Chuma Okeke steals his rhythm and defense back

Chuma Okeke has stepped up defensively and his rhythm is coming around to make big contributions to the Orlando Magic. Mandatory Credit: Mike Watters-USA TODAY Sports
Chuma Okeke has stepped up defensively and his rhythm is coming around to make big contributions to the Orlando Magic. Mandatory Credit: Mike Watters-USA TODAY Sports /

Chuma Okeke was asked after Sunday’s win over the Dallas Mavericks whether picking players’ pockets was something he had learned to do or something he had always done.

Okeke had to think a bit before settling on that, yes, this is something he had always just done. Something he knows can be a bit of a risk, but with good timing and some quick hands could be a game-changing play.

Like in the second quarter of Sunday’s game when he knocked the ball away from Frank Ntilikina and rand to the other end of the floor for a dunk.

Or the time in the third quarter when he got Luka Doncic sleeping and baited him to turn his back to him before taking the ball and getting another two points.

This is a skill for sure. A sense of good timing and winning the chess game with a ballhandler. Okeke’s defense, exemplified in these two steals, has been his calling card this year as he tried to get himself back into the flow.

Chuma Okeke has struggled to get himself into a good rhythm this season. But slowly the Orlando Magic forward is finding himself and making major contributions.

A missed training camp and start of the season with a bone bruise and a new offense that emphasized ball movement, 3-point shooting and on-ball decision-making foisted a lot of change on Okeke. He struggled to adjust and catch up — all while playing on struggling bench lineups on a team decimated by injuries and eventually illness.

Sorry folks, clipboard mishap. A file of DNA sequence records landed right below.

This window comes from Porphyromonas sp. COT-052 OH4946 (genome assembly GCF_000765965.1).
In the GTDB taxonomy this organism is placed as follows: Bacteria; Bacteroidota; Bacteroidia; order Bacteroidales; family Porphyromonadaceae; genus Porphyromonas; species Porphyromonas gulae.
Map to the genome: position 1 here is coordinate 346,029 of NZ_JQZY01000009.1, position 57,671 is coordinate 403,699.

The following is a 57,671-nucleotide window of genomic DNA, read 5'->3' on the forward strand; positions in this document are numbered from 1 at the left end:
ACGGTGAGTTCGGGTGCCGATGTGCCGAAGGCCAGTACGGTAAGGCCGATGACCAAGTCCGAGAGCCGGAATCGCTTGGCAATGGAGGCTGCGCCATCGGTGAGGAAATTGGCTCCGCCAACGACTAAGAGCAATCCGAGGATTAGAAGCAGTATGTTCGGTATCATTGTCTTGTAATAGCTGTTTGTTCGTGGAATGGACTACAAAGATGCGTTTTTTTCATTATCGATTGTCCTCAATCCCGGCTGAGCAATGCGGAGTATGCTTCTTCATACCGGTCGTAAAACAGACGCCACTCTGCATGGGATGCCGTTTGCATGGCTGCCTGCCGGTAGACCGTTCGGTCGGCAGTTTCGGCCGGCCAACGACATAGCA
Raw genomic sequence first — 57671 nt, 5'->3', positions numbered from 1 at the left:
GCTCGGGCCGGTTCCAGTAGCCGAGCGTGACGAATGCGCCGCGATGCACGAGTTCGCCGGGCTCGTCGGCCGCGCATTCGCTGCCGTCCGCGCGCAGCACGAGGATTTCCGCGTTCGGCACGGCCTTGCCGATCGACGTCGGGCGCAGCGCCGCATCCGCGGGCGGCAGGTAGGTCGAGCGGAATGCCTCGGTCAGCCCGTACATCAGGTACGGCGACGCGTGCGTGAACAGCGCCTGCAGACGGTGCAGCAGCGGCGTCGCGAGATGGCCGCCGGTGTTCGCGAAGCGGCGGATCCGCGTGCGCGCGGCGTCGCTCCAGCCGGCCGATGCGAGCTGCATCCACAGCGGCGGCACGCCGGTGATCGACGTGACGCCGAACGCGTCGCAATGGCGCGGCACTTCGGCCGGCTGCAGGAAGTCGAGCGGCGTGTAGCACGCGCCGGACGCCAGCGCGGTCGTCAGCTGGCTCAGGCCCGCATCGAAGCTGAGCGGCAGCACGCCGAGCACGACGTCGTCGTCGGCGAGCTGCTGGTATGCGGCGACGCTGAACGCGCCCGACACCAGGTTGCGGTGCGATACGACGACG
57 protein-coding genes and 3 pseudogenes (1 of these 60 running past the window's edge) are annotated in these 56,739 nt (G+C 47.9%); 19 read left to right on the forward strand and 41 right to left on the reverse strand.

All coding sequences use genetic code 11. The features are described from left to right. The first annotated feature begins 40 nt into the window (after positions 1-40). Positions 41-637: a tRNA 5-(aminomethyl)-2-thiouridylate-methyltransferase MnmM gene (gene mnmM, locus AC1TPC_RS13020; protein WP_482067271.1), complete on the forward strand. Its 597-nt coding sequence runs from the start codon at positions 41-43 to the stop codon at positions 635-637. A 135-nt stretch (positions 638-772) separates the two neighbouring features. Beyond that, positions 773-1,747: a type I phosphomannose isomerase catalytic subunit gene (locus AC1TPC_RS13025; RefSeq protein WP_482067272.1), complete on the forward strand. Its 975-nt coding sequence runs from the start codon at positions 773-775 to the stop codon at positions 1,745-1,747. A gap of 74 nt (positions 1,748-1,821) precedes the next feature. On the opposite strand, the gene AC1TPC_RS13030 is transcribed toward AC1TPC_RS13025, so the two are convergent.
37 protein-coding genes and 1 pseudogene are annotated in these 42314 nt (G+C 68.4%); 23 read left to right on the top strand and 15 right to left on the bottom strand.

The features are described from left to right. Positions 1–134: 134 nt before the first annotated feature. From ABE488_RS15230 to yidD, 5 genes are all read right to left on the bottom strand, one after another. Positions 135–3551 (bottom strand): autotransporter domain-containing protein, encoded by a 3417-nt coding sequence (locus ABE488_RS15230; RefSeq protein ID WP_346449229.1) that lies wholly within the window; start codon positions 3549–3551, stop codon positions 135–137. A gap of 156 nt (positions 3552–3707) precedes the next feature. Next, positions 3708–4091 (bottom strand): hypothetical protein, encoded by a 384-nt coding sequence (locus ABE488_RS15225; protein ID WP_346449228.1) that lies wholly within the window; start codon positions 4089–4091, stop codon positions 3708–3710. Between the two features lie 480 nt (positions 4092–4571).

The Magic’s second-year forward struggled out of the gates. His reliable 3-point shooting seemed to disappear and the reliable forward seemed to take a step back. The hopes for the “Baby Kawhi” were starting to dim.

It is a long season though. And it is easy to forget just how young Okeke is — and still how much he is playing catch up after sitting a year out with an injury and then dealing with various injuries in a surprisingly effective rookie year.

Okeke is starting to get back to that level at least. He is starting to find his rhythm again. And, if Sunday’s win is any indication, combining his defensive time and ability with his improved shooting makes the Magic a far more dangerous team.

Okeke is averaging 8.1 points, 4.6 rebounds and 1.4 steals per game this season, all numbers improved over his rookie season. Where he has struggled this year is with his shooting, dropping to 38.4-percent from the floor and 29.5-percent from beyond the arc.

It has been a rough season because of those poor shooting numbers. Okeke has often looked a bit unprepared for the added responsibilities and reads that come with the Magic’s offense under Jamahl Mosley.

Things have flipped recently.